The 30-30-30 Hard Reset Rule for Routers Explained

Reset vs Reboot, and How to Hard Reset a Router With the 30/30/30 Rule

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Broadband routers used for home networking provide a reset switch, a very small, recessed button on the back or bottom of the unit. This button allows you to override the current state of the device and restore it to the default settings it had when it was first manufactured.

Something often misunderstood is that pressing a router's reset button for just a second or two may do nothing. Depending on the type of router and its current state (including the nature of any problems it may have), you may need to hold down the button longer.

Networking enthusiasts have developed this so-called 30-30-30 hard reset procedure that should fully reset any home router to its default settings at any time.

How to Perform a 30-30-30 Router Reset

Follow these three simple steps to do a hard reset on your router:

  1. With the router plugged in and powered on, hold down the reset button for 30 seconds.
  2. While still holding down the button, unplug the router from the power source for another 30 seconds. You can do this by unplugged the power cable from the wall or by unplugging the power cable from the 
  3. Still with the reset button held down, turn the power back on and hold for yet another 30 seconds.

After this 90 second process is complete, your router should be restored to its factory default state. Note that your particular router may not require the full 30-30-30 procedure. For example, some routers can at times be hard reset after only 10 seconds and without power cycling.

Nevertheless, memorizing and following this 30-30-30 rule is recommended as a general guideline.

Tip: After a router has been reset, you can login to it with the default IP address and username/password combo that it was configured with when it was first purchased. If your router is from one of these manufacturers, you can follow these links to find the default information for your NETGEAR, Linksys, Cisco, or D-Link router.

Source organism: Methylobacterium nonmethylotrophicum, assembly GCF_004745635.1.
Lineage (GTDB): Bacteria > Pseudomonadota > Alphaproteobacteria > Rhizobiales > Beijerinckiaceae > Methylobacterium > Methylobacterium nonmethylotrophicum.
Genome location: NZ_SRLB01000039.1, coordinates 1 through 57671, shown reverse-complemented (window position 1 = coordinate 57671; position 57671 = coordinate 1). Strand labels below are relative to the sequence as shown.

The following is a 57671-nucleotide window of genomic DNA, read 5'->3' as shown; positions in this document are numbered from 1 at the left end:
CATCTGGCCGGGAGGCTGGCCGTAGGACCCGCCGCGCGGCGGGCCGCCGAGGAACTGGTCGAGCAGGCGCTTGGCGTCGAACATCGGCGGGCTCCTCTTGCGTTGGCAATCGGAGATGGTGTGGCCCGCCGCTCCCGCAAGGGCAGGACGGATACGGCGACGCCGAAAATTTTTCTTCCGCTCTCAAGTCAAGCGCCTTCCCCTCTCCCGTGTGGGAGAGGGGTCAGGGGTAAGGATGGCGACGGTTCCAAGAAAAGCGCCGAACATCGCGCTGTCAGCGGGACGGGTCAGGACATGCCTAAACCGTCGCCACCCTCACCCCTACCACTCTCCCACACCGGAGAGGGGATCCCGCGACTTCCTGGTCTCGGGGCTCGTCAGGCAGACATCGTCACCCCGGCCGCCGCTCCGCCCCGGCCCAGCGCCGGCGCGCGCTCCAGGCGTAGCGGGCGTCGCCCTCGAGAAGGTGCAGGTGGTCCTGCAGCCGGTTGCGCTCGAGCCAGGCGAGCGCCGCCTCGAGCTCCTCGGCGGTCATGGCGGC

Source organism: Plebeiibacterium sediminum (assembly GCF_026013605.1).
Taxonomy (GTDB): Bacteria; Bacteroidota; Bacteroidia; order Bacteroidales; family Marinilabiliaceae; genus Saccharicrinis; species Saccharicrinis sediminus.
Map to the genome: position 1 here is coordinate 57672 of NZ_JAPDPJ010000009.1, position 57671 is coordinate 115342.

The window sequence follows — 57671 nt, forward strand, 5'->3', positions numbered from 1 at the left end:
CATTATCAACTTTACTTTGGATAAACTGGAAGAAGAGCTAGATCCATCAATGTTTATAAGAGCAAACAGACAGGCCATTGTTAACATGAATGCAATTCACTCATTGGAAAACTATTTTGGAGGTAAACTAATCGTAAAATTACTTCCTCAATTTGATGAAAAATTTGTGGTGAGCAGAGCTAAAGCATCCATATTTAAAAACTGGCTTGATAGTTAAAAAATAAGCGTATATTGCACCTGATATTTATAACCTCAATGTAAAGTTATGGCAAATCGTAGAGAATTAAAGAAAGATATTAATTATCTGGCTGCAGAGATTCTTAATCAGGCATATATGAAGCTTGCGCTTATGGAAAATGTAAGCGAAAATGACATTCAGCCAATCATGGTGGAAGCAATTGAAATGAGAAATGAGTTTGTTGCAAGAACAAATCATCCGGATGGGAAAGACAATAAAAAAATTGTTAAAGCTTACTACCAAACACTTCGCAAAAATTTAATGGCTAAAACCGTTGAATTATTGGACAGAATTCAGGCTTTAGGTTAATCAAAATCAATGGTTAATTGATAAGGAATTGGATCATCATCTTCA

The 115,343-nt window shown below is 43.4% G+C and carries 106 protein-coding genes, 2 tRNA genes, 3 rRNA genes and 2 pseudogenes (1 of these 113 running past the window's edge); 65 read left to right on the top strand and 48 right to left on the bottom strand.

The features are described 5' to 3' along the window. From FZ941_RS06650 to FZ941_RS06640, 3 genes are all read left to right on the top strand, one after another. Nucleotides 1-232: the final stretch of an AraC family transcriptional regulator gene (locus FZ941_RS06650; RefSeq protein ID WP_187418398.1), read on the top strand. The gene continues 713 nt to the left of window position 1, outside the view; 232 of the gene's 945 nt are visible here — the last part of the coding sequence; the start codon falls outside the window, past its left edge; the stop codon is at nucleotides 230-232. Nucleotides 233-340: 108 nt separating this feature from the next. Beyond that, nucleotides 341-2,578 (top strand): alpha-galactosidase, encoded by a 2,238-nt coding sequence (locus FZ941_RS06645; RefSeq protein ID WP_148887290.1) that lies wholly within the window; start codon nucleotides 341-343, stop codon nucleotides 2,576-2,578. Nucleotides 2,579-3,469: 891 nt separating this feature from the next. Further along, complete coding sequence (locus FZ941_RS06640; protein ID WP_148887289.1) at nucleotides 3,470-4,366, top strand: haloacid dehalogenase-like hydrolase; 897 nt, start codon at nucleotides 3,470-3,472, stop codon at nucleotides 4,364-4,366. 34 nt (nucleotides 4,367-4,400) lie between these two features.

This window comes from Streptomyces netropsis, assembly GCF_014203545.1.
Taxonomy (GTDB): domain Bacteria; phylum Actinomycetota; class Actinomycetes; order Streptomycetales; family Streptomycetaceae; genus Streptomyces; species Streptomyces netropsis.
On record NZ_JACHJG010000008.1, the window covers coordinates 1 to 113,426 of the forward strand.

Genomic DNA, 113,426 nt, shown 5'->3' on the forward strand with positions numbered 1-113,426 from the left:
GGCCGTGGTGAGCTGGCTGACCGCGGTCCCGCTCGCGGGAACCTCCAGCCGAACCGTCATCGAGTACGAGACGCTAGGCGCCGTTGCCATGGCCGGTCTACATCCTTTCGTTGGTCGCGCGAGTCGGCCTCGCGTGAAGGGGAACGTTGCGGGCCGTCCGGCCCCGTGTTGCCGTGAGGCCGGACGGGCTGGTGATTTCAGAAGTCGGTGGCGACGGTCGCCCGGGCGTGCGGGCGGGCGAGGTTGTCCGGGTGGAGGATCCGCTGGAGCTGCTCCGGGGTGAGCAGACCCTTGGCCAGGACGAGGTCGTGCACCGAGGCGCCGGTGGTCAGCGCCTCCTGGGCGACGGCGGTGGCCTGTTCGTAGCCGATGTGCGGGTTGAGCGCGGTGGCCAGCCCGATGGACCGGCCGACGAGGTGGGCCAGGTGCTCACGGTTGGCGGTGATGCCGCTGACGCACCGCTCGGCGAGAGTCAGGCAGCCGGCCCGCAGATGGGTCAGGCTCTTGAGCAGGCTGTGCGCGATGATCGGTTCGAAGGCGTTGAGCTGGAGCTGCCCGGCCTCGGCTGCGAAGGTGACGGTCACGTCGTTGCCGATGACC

Choosing Whether to Reboot or Reset a Router

Rebooting a router and resetting a router are two different procedures. You must know the difference because some tutorials online tell you to reset a router when they really just mean reboot.

A router reboot shuts down and restarts all functions of the unit but preserves all of the router's settings. It's similar to how rebooting your computer just shuts it down and then powers it back on. Routers can be rebooted simply by switching off power or through the console's menus, without needing to go through the 30-30-30 reset procedure.

A router reset both reboots the router and changes its settings, deleting any custom configurations that may have been applied to it. This means your wireless network settings. custom DNS servers, port forwarding settings, etc. are all removed and the software is restored to its default state.

Though it might seem obvious, many people don't think of a router reboot as a way to deal with home networking problems. Rebooting your router can help in the following situations:

  • When the administrator console is not responding at its IP address (192.168.1.1 or equivalent)
  • When clients are suddenly unable to connect to it (especially Wi-Fi clients)
  • After the home has experienced a power outage
  • To flush the DNS cache of the router
  • When the router has not been reset in a very long time (a month or more)

Can a Router Be Reboot or Reset Too Many Times?

Like computers, phones and other devices, a home router can eventually fail if it's power cycled too many times. However, modern routers can be rebooted or reset thousands of times before this becomes an issue.

Check the manufacturer's specs for their reliability ratings if you're concerned about the effects of frequent power cycling on your router.